This is my first finished big quilt made totally on my own! So I’m very proud of this one. All the other quilts I’ve made were either together with my mother, mini-quilts or are not yet finished. So I’m very proud of this one. This one is finished a few weeks ago and it’s already proving its use because it is very cold in the Netherlands right now.
In this post, I’ll take you through all the steps taken to make this scrap quilt. In this way, you’ll learn more about this work, but also in general what it takes to make a quilt. If you have any tips or questions, feel free to leave a comment. It’s always nice to hear back from people.
The 4 steps to take to make a quilt
Step 1: the quilt pattern
For fabrics I grabbed what caught my attention. Sometimes it works out well to make a design as random as possible because if there is no hint of an overall idea, people don’t miss it. Further on, there is a lot of gold and glitter in this quilt, because I love that, and get to use it way too little.
Step 2: Piecing the pieces together
Drawing, cutting and sewing all the pieces together was a lot of work for this quilt! It basically constituted all the study-avoiding time I had writing my first thesis for university. This quilt top is pieced by machine, and I luckily discovered the nifty technique of chain piecing. With chain piecing, you don’t stop sewing when two pieces of fabric are attached, but you keep going until you’ve done a whole bunch of them. This is a suitable technique for easy patterns with a lot of repetition in them. It gives quilting more a ‘fordism’ feel of an assembly line because first, you pin all the pieces, then you sew all of them together after which you iron them all.
Tip: how to design something random which feels coherent
To maintain a coherent look three things are done:
- The layout is kept simple to ‘quiet down’ the overall look of the quilt. A complex layout would have been completely lost with the fabrics used.
- Fabrics of which I had a lot off, I cut out pieces for 10 whole blocks. This means the fabrics come back in 20 basic blocks in total, but not more. This creates some continuity and brings all the fabrics of the quilt together.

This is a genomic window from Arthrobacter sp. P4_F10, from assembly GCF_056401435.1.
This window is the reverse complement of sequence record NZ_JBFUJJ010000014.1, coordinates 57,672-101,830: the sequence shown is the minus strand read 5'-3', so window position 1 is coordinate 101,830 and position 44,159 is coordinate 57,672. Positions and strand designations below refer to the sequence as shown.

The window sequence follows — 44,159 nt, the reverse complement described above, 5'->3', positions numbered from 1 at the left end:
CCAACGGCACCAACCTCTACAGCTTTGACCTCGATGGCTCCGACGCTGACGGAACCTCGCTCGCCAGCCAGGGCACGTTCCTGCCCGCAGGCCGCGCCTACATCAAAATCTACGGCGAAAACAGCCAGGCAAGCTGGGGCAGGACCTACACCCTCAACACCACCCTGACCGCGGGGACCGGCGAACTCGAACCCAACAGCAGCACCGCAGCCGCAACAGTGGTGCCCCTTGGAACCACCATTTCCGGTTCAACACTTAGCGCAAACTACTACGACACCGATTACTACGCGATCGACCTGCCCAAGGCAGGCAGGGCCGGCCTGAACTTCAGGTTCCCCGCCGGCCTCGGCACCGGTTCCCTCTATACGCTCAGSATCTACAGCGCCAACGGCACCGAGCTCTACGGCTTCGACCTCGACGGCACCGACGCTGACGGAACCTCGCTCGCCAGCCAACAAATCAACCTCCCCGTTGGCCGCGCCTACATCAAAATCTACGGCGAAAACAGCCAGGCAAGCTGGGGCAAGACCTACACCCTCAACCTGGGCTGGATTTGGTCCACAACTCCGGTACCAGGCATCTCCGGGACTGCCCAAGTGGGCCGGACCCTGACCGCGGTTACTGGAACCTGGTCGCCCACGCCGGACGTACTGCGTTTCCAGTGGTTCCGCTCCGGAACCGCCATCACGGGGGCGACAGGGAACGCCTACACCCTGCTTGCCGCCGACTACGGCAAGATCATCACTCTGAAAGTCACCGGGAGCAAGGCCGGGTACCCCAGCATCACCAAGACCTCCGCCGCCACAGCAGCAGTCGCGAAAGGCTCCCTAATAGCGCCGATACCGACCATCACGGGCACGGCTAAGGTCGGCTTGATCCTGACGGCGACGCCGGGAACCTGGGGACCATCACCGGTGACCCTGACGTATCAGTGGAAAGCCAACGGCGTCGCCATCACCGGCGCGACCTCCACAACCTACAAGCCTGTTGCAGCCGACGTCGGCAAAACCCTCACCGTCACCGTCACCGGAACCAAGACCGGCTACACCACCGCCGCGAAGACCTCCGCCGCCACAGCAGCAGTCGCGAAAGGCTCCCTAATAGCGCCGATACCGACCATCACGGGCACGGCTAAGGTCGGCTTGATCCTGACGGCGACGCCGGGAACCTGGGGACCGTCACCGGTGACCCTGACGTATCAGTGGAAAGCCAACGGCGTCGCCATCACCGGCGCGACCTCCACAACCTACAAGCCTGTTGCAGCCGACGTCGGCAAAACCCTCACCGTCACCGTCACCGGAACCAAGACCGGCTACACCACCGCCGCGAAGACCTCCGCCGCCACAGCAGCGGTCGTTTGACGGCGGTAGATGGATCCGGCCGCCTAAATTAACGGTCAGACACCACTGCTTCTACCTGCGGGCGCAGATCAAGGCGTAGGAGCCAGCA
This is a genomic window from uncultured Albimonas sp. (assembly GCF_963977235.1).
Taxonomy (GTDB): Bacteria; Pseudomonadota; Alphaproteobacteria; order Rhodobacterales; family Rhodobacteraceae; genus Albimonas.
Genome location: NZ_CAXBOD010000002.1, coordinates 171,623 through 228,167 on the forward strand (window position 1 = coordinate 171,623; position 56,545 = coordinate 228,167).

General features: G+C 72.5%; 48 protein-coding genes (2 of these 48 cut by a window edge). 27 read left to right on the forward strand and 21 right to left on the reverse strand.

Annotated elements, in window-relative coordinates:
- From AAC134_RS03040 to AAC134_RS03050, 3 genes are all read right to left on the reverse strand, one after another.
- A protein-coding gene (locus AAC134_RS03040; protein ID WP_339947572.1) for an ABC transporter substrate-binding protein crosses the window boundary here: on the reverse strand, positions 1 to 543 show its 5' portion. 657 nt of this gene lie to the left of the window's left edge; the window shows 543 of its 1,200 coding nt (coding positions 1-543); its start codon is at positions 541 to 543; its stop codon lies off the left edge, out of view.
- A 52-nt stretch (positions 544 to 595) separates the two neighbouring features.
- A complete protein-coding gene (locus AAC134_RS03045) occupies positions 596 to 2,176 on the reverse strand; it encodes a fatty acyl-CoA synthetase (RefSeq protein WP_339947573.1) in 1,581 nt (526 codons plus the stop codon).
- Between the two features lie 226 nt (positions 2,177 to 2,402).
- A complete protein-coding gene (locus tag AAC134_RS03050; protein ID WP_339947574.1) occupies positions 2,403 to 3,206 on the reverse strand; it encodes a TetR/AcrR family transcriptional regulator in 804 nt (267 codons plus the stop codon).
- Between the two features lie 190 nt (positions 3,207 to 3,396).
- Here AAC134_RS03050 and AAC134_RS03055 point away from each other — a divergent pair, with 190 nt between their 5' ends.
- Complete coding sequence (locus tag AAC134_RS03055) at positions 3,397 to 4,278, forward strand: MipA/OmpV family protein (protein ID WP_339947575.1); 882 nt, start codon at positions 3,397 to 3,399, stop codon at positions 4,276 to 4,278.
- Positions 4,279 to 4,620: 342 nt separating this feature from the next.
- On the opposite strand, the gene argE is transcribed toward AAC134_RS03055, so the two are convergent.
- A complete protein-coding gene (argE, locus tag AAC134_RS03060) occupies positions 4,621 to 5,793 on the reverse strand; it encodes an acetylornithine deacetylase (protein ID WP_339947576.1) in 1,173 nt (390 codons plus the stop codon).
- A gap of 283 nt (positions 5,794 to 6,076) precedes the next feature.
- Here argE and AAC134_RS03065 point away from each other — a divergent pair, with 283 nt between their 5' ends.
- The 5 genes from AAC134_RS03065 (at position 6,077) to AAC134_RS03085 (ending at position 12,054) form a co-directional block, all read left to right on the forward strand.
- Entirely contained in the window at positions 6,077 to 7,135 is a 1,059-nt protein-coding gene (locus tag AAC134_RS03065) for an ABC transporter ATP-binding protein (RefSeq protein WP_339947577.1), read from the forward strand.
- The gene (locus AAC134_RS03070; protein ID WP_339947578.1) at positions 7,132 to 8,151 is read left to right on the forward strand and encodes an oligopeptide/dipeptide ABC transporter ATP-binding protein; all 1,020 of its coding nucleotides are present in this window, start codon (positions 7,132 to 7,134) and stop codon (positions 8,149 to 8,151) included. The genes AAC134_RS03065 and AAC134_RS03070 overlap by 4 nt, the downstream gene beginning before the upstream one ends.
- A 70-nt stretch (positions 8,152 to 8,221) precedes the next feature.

- The triangles in the basic blocks always consist of the same fabric. This also decreases the randomness, without losing the scrappy feel.
Step 3: the quilting of the quilt
When all the pieces are finished you have to sew through all the layers. For this quilt, I put a fleece blanket on the back. I got that tip from my mother when you want to finish a quilt easily. Instead of the traditional three layers, you have two in this way. A fleece blanket is very suitable because it is both warm and soft. All the quilting is done by hand because I love the look it gives and it is such a relaxing exercise.
Before you go quilt the quilt you first secure the two layers together with some big stitches, called basting. In the picture below you can see the basting in white. It is helpful to bast with a contrasting colour thread so you can easily see it when you have to take it out again.
In the picture, you also see some other tools I used while quilting. The quilting is done with a star pattern, which I drew on the fabric with pastel pencils. I thought the pastels were perfect to use, but it turns out they wash out harder than I expected. But I think the pastel will slowly fade with time and use.
Below is another progress picture of the quilting itself. For the quilting, I used a multicoloured King Tut thread, and I loved it! Haven’t much experience with threads yet, but my mother said King Tut was good, so I went for that one and there is no disappointment! The only downside is that it’s quite expensive. but worth the price. Also decided to use one colour thread to keep the crazy of the design down.
I also added a picture of the back of the quilt, because it looks nice.
Step 4: put the binding on
Binding is the border around a quilt. This is the last step to making a quilt, which I did by hand in this case. The edges were not really straight and hand-sewing allows one to fiddle a bit with it to make it go right. For this quilt, I also used binding clips, because lots of people were enthusiastic about them, and I have to say that they work very well for binding. They fit perfectly around all the fabric of the binding as you can see in the picture.
Extra: quilted pillow from scrap scraps
When the scrap quilt was finished the scraps were not gone yet (they really seem to be never-ending), so I decided to make a pillow. I gave this one more coherence by using the same red fabric in every small piece. I did, however, use every fabric once in the basic blocks. Personally, I prefer the scrap quilt design because it seems to make a bit more sense, and you?
See my DeviantArt or Instagram (username: bella.g.bear.art) for more artwork and WIPs. You can also follow my blog by clicking on the button on the left or by filling in your email address. There will be a monthly update at the end of every month and a new blogpost every Sunday or Monday.